Kitchener-Waterloo

OECTA calls for standardized tests to be postponed until 2022

The Ontario English Catholic teachers union is calling on the provincial government to postpone standardized testing until 2022. 

Waterloo president Patrick Etmanski says the results would not be authentic

Standardized school testing should be postponed for at least one school year. The Ontario English Catholic Teachers Association is calling on the government to put the test on hold. (Jonathan Hayward/The Canadian Press)

The Ontario English Catholic teachers union is calling on the provincial government to postpone standardized testing until 2022. 

President Liz Stuart recently told CBC News that "students have not been receiving the same education that they would get if they were in classrooms."

"My hope would be that the government recognizes that and that we suspend [tests] for another year. I think taking away that additional stress on everybody and making it so that we can truly focus on rebuilding is more important."

Results not authentic

The local president of the Waterloo Catholic Teachers Association, Patrick Etmanski, agrees. He says the 2021 school year will look very different from previous years.

"I'm not sure what we'll be testing and whether the results of that test will be authentic," said Etmanski.

"Coming out of this year with school closures, I don't know how we can compare year over year, next year to last year, or the following year. I mean we would have a huge asterisk beside it for sure."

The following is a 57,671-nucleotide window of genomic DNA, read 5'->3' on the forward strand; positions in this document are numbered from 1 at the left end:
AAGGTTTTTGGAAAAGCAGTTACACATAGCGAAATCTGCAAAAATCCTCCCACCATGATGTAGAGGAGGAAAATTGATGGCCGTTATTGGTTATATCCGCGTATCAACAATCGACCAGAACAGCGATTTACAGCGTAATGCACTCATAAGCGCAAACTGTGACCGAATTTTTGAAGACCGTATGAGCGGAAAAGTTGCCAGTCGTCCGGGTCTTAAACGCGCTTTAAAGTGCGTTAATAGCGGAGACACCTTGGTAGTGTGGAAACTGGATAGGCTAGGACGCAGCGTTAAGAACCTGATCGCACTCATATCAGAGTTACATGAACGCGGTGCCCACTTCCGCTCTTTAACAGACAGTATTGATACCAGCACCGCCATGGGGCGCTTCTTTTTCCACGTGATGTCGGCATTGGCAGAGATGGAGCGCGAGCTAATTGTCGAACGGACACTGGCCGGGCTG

Standardized tests for the remainder of the 2019-2020 school year were cancelled in March. Ontario Education Minister Stephen Lecce said at the time that the cancellation would not affect graduation.

According to the Education Quality and Accountability Office's website, testing is still scheduled for January through to June 2021.

Etmanski says the fall school year is still up in the air and if there is a second wave of COVID-19, online learning will continue.

"If we have a second wave, we won't be going back," said Etmanski.

"If kids are going to go into a standardized test and not be successful just because of the events that have happened ... in the world, then why would we be bothering to doing the test."

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